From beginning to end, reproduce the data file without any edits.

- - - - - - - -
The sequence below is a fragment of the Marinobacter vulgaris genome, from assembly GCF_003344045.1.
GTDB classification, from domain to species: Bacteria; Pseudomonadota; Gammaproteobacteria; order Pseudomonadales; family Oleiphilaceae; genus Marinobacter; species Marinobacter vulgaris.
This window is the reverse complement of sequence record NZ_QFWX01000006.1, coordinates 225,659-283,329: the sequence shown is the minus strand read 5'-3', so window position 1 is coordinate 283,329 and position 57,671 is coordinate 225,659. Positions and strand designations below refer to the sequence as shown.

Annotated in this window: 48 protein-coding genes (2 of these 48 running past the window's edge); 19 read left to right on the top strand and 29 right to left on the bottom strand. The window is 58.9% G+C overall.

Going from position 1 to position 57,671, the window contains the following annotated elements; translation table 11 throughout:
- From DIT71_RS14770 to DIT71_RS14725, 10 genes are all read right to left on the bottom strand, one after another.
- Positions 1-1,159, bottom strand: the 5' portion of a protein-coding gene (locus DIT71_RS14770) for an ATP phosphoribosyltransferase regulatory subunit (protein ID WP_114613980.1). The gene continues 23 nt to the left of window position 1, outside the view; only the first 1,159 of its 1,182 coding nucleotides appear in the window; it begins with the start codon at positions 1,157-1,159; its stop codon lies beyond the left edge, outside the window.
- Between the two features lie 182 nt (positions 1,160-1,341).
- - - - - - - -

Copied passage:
The sequence below is a fragment of the Marinobacter vulgaris genome, from assembly GCF_003344045.1.
GTDB classification, from domain to species: Bacteria; Pseudomonadota; Gammaproteobacteria; order Pseudomonadales; family Oleiphilaceae; genus Marinobacter; species Marinobacter vulgaris.
This window is the reverse complement of sequence record NZ_QFWX01000006.1, coordinates 225,659-283,329: the sequence shown is the minus strand read 5'-3', so window position 1 is coordinate 283,329 and position 57,671 is coordinate 225,659. Positions and strand designations below refer to the sequence as shown.

Annotated in this window: 48 protein-coding genes (2 of these 48 running past the window's edge); 19 read left to right on the top strand and 29 right to left on the bottom strand. The window is 58.9% G+C overall.

Going from position 1 to position 57,671, the window contains the following annotated elements; translation table 11 throughout:
- From DIT71_RS14770 to DIT71_RS14725, 10 genes are all read right to left on the bottom strand, one after another.
- Positions 1-1,159, bottom strand: the 5' portion of a protein-coding gene (locus DIT71_RS14770) for an ATP phosphoribosyltransferase regulatory subunit (protein ID WP_114613980.1). The gene continues 23 nt to the left of window position 1, outside the view; only the first 1,159 of its 1,182 coding nucleotides appear in the window; it begins with the start codon at positions 1,157-1,159; its stop codon lies beyond the left edge, outside the window.
- Between the two features lie 182 nt (positions 1,160-1,341).